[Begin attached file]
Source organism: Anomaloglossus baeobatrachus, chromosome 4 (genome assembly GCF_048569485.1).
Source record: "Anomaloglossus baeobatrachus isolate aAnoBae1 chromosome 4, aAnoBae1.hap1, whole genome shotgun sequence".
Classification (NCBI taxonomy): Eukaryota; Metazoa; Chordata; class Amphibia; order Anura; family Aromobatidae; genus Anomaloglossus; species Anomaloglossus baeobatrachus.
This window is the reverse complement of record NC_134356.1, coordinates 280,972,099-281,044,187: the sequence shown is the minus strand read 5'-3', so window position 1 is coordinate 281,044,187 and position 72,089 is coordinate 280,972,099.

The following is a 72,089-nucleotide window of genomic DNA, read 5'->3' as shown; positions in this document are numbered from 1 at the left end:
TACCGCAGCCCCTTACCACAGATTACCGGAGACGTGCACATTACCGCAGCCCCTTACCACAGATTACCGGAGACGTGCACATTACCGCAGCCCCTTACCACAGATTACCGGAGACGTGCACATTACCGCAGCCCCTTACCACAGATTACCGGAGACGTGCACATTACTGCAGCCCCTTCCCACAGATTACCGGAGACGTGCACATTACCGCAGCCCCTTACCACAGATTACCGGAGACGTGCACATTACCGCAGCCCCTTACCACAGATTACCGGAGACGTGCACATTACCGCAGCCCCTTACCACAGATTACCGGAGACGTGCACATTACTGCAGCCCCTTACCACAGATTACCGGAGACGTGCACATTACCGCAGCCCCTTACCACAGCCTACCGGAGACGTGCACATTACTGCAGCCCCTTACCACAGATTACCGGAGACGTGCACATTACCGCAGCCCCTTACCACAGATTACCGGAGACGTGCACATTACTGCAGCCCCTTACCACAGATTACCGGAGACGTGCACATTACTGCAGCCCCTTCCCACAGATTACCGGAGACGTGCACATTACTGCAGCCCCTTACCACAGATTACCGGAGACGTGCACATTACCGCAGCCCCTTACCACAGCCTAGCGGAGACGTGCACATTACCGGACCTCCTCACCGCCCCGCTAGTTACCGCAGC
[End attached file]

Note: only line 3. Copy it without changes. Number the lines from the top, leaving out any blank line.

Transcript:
Classification (NCBI taxonomy): Eukaryota; Metazoa; Chordata; class Amphibia; order Anura; family Aromobatidae; genus Anomaloglossus; species Anomaloglossus baeobatrachus.